Chapter 17 Fluids: Med Surg Flashcards Preview

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Flashcards in Chapter 17 Fluids: Med Surg Deck (56):
1

what does water content vary with?

gender, age, body mass

2

percentage of body weight of water greater in men or women?

men

3

who would have more water content as compared to body weight?

infants 70%-80%

4

intracellular fluid

2/3 of body water and 40% of body weight

5

extracellular fluid

1/3 of body water, consisits of intravascular, interstitial and transcellular spaces

6

intravascular space

1/3 of ECF located here as plasma

7

interstitial space

2/3 of ECF

8

transcellular space

1 L of ECF; CSF, fluid in GI, pleural, synovial, peritoneal fluid

9

why is body water needed?

fluids are in constant motion and transport nutrients, electrolyes, oxygen, regulate temperatures, lubricate joints and membranes, and aids digestion

10

how much does 1 L of fluid weigh?

2.2 kg

11

electrolytes

molecules dissociate (split into ions) when placed in water

12

ions

electrically charged particles

13

cations

positive charged ions

14

anions

negative charged ions

15

valence

electrical charge of an ion

16

ECF cation

sodium

17

ECF anion

chloride

18

ICF cation

potassium

19

ICF anion

phosphate

20

diffusion

movement of molecules from an area of high concentration to one of low concentration; membrane must be permeable; no energy

21

facilitated diffusion

same as diffusion, but some molecules diffuse slowly into the cell and need some help so a carrier molecule accelerates the rate; no energy

22

active transport

molecules move against the concentration gradient, external energy is required; e.g. sodium potassium pump: potassium in and sodium out

23

osmosis

water movement through a semipermeable (favors water not solutes) membrance from an area of low solute concentration to an area of high solute concentration; no external energy, stops when equal

24

osmolality

describes fluids (water balance) inside the body, typically performed to evaluate the concentration of plasma in urine

25

normal plasma osmolality

275-295

26

increased plasma osmolality

concentration is too high or water is too low aka water deficit -> dehydrated

27

decreased plasma osmolality

concentration is too low or water is too high aka water excess

28

major determinant of plasma osmolality

sodium and glucose

29

ECF and ICF are:

isotonic to each other, hence no movement of water occurs and no gain or loss of water occurs although ECF expands e.g. lactated ringers, 0.5% saline

30

if the cell is surrounded by hypotonic fluid:

water moves into the cell and causes it to swell and possibly burst ECF -> ICF e.g. 0.45% saline

31

if the cell is surrounded by hypertonic fluid:

water leaves the cell to dilute the ECF and the cell shrinks and may eventually die ICF -> ECF e.g. 3% saline

32

hydrostatic pressure

force within the fluid compartment, blood pressure generated by the contaction of the heart and pushes water out of the vascular system

33

oncotic pressure

osmotic pressure exerted by colloids in solution, pulls fluid from the tissue space to the vascular space

34

major colloid

protein, which does not dissolve completely since they are too large of molecules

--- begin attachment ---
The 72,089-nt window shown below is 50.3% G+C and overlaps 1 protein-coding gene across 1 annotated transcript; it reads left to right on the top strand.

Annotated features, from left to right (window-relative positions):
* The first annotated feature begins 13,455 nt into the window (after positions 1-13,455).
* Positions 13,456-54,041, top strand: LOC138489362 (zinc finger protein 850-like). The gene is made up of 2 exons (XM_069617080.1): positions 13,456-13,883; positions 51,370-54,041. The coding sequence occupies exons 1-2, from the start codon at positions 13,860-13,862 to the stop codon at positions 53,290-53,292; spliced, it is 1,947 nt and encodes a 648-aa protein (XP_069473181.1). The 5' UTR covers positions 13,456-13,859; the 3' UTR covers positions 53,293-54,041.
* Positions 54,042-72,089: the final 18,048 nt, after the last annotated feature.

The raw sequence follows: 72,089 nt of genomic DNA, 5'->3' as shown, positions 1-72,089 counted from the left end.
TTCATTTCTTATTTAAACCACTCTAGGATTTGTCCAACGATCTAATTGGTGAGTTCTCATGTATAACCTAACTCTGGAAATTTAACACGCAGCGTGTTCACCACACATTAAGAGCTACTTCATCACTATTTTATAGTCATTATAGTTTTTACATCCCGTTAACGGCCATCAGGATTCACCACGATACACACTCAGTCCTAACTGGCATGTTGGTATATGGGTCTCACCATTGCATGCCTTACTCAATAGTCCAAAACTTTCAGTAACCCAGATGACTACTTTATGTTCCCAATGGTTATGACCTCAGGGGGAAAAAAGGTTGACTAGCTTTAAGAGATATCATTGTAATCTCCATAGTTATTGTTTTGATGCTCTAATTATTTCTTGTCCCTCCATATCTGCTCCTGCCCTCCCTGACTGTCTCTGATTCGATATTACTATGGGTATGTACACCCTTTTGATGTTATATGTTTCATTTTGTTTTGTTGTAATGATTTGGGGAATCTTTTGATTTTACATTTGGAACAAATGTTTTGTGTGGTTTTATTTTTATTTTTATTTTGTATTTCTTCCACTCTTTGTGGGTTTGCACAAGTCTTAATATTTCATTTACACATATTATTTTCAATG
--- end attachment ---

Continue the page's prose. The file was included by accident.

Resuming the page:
35

what two pressures move water into the capillaries?

plasma oncotic pressure and interstitial hydrostatic pressure

36

what two pressures move water out of the capillaries?

capillary hydrostatic pressure and interstitial oncotic pressure

37

first spacing

normal distribution of fluid in ECF and ICF

38

second spacing

abdnormal accumulation of interstitial fluid (edema)

39

third spacing

fluid accumulates in a portion of the body (transcellular fluid) from which it is not easily exchanged with the rest of the ECF, not functional e.g. ascites, edema with burn, trauma

40

how does the hypothalamus, pituitary, and adrenal cortex respond in water regulation?

the hypothalamus recognizes a fluid deficit and increases plasma osmolality sending osmoreceptors to the posterior pituitary and releasing ADH, which acts in the distal tubules to cause water reabsorption

41

decreased ADH

diabetes insipidus

42

increased ADH

SIADH

43

dextrose solutions

osmolarity changes once dextrose is metabolized

44

at the arterial end of the capillary:

capillary hydrostatic pressures exceeds plasma oncotic pressure, which draws fluid into interstitium (EDEMA)

45

at the venous end of the capillary:

capillary hydrostatic pressure is lower than plasma oncotic pressure and fluid is drawn back into the capillary

46

glucorticoids

cortisol, which has an antiinflammatory effect and increases glucose levels

47

mineralocorticoids

aldosterone, which enhances sodium retention and potassium excretion

48

primary organ that controls f&e balance

kidneys

49

insensible water loss

600-900 mL lost a day, ONLY water, sweating is sensible perspiration and causes f&e loss

50

how do you calculate fluid requirement for a pediatric patient?

convert weight to kg, 100 mL/kg for first 10 kg, 50 mL/kg for second 10 kg, and 20 mL/kg for the remainder of weight. IF ASKED FOR IN ML/HR SIMPLY DIVIDE ANSWER BY 24

51

fluid volume deficit

restless, drowsy, thirst, decreased skin turgot and capilarry refill, increased pulse, decreased urine, increased respirations, weight loss

52

fluid volume excess

headache, edema, venous distention, bounding pulse, increased blood pressure, dyspnea, crackles, muscle spasms, weight gain

53

assess neurologic fx

LOC, pupillary response to light and equality of size, voluntary movement of extremities, degree of muscle strength, reflexes

54

assess skin turgor where?

clavicle!

55

first signs of deficit:

tachycardia, decreased blood pressure, increased respirations

56

late signs of deficit:

hypotension and decreased capillary refill